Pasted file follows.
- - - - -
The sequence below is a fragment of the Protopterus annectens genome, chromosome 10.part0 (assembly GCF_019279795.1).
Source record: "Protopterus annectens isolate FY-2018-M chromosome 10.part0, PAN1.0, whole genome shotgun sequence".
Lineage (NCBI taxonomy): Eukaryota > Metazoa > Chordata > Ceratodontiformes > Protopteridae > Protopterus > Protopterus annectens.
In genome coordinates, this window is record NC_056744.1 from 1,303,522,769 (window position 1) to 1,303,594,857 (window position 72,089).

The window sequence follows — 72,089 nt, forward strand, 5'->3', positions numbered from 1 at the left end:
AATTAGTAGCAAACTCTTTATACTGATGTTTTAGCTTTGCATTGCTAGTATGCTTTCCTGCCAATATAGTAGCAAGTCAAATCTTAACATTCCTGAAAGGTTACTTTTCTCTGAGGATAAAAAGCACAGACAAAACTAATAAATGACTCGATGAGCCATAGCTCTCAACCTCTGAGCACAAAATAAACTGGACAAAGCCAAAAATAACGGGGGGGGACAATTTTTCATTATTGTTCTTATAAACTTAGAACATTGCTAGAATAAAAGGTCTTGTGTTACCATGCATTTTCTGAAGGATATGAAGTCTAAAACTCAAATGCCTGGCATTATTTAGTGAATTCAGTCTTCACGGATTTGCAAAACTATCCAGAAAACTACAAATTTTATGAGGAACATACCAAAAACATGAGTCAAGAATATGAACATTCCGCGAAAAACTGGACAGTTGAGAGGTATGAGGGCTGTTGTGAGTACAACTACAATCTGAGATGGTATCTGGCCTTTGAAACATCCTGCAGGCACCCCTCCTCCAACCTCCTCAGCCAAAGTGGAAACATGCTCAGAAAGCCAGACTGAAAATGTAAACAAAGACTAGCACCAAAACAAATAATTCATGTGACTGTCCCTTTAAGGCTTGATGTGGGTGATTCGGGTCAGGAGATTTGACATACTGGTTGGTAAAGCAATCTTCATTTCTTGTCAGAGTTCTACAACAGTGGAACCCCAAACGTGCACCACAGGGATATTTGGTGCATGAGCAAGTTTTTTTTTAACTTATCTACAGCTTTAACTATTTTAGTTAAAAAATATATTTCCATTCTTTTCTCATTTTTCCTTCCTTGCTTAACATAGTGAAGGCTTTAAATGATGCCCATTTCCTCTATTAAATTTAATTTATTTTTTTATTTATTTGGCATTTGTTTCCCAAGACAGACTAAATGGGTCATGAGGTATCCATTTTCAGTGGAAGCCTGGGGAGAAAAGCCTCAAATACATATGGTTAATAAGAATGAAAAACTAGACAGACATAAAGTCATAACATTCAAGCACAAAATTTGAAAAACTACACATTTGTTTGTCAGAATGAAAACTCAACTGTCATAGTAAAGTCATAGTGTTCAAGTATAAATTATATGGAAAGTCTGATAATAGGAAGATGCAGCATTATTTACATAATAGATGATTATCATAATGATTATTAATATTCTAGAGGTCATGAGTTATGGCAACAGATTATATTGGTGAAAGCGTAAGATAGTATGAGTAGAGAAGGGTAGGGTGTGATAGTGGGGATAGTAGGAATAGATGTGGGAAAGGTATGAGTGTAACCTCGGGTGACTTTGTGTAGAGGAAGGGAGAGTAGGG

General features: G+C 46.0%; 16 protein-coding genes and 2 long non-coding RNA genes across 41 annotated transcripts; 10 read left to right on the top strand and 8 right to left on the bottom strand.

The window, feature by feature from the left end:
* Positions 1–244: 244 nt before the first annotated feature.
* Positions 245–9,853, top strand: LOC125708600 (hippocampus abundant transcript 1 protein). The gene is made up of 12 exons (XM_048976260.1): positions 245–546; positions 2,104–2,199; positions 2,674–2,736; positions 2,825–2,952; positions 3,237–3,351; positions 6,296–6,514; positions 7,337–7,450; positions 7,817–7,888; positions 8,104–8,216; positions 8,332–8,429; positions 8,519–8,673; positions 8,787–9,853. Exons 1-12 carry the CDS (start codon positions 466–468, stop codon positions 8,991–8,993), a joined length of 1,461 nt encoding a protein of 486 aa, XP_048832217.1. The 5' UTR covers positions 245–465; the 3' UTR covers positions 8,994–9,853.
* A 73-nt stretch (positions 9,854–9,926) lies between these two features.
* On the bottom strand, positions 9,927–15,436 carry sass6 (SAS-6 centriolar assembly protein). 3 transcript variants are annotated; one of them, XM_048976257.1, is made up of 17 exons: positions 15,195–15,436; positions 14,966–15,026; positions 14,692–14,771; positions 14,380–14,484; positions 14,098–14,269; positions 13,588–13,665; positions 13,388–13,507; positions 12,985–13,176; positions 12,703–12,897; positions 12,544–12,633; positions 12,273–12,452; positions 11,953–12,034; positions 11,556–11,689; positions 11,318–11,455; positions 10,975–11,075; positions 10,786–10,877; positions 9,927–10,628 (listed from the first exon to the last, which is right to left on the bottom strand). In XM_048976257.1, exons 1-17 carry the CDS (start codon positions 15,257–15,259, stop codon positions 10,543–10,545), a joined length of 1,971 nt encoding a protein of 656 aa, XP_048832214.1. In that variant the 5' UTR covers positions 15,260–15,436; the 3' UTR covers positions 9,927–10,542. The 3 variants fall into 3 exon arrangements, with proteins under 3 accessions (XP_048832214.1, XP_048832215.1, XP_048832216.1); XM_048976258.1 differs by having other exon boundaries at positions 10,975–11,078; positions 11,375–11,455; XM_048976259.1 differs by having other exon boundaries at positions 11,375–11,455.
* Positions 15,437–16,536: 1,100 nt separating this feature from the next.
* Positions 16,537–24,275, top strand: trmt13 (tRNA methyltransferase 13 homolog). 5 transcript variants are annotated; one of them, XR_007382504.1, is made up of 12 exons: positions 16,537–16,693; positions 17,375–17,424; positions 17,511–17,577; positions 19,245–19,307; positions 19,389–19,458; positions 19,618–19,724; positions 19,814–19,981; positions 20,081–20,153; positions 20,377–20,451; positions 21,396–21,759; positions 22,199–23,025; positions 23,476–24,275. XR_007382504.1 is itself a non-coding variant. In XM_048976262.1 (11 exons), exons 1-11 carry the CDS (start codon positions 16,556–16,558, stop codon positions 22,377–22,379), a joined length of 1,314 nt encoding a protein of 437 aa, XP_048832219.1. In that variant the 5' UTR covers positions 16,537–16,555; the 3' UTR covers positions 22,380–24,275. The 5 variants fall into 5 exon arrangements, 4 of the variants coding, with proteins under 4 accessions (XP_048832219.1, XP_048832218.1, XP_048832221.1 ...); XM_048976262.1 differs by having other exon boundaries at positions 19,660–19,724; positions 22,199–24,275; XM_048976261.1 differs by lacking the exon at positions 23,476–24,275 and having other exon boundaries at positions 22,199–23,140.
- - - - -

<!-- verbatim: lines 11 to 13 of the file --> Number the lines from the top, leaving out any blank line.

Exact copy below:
* A 73-nt stretch (positions 9,854–9,926) lies between these two features.
* On the bottom strand, positions 9,927–15,436 carry sass6 (SAS-6 centriolar assembly protein). 3 transcript variants are annotated; one of them, XM_048976257.1, is made up of 17 exons: positions 15,195–15,436; positions 14,966–15,026; positions 14,692–14,771; positions 14,380–14,484; positions 14,098–14,269; positions 13,588–13,665; positions 13,388–13,507; positions 12,985–13,176; positions 12,703–12,897; positions 12,544–12,633; positions 12,273–12,452; positions 11,953–12,034; positions 11,556–11,689; positions 11,318–11,455; positions 10,975–11,075; positions 10,786–10,877; positions 9,927–10,628 (listed from the first exon to the last, which is right to left on the bottom strand). In XM_048976257.1, exons 1-17 carry the CDS (start codon positions 15,257–15,259, stop codon positions 10,543–10,545), a joined length of 1,971 nt encoding a protein of 656 aa, XP_048832214.1. In that variant the 5' UTR covers positions 15,260–15,436; the 3' UTR covers positions 9,927–10,542. The 3 variants fall into 3 exon arrangements, with proteins under 3 accessions (XP_048832214.1, XP_048832215.1, XP_048832216.1); XM_048976258.1 differs by having other exon boundaries at positions 10,975–11,078; positions 11,375–11,455; XM_048976259.1 differs by having other exon boundaries at positions 11,375–11,455.
* Positions 15,437–16,536: 1,100 nt separating this feature from the next.